• ‘Drops not drones: meeting the health challenges of the rural poor in Khyber Pakhtunkhwa, Pakistan’, invited presentation to Ministry of National Health Services Regulation and Coordination, Islamabad (Pakistan), January 2014.  
  • ‘Dreaming at Bethel: launching a HIV treatment and prevention centre in Khayelitsha, South Africa’, invited presentation to International Festival of Global Health, New York (USA), January 2013.
  • ‘Healthcare and abandonment in South Africa’, invited presentation to Critical Perspectives on South Africa Conference, Cape Town (South Africa), December 2012.
  • ‘Where do our drugs come from? Making space for the voices of South African human guinea pigs’, invited presentation to Cambridge Global Health Perspectives Festival, Cambridge (UK), November 2012.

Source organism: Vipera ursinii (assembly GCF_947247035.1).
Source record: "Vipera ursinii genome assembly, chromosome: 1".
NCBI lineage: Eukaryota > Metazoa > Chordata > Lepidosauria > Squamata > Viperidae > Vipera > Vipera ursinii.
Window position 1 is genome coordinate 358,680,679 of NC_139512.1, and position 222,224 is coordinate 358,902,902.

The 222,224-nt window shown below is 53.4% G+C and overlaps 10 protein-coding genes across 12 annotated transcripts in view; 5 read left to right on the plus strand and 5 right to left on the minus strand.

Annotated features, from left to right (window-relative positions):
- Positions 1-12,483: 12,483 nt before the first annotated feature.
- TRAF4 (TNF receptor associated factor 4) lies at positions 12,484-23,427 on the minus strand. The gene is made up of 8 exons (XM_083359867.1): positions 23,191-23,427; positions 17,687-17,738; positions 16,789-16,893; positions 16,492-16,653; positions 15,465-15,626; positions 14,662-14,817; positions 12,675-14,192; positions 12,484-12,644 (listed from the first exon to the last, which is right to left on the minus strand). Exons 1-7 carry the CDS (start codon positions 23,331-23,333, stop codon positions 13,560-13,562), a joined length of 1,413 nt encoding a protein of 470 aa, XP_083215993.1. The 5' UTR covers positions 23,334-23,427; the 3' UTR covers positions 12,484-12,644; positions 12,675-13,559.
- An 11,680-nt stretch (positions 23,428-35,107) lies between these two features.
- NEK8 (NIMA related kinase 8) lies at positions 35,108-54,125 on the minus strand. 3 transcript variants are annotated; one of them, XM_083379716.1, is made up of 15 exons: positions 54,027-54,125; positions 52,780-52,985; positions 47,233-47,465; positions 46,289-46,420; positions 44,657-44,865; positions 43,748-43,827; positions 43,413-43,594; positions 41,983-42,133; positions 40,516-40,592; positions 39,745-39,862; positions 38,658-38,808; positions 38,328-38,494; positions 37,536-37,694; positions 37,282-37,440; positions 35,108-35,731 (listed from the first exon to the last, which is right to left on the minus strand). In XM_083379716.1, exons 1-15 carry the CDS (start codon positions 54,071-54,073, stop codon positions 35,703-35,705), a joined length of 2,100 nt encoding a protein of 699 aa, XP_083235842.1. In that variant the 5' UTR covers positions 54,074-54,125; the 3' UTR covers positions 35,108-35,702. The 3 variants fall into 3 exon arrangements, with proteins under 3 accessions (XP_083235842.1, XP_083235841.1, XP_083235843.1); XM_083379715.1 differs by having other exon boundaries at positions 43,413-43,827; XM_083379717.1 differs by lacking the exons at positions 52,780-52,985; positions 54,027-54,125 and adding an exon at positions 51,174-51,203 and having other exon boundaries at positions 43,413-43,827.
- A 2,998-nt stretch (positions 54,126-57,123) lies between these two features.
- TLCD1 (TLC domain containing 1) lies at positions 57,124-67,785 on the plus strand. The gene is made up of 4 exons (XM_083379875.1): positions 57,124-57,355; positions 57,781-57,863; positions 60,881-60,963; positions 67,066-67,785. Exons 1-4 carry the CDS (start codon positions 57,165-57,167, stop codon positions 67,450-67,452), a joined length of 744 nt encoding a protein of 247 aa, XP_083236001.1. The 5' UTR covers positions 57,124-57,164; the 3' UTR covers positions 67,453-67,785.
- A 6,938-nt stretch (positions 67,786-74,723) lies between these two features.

Recent Invited Academic Seminars

  • ‘Experiments with life: clinical trials and abandonment in Khayelitsha, Cape Town’, Sapienza – Università di Roma, August 2014.
  • ‘On the production of human subjects’, Université de Genève, May 2014.
  • ‘The Rockefeller Foundation, food security, and the governance of the foreseeable future’ (with David Nally, University of Cambridge), University of Washington, October 2013.
  • ‘Moving lines and making populations: data thresholds, clinical trials and the search for human subjects in South Africa’, University of Birmingham, February 2013.
  • ‘When guinea-pigs strike,’ University of Oxford, November 2012.
  • ‘One trial, one body: altruism and the experimental in the church of life’, University of North Carolina, February 2012.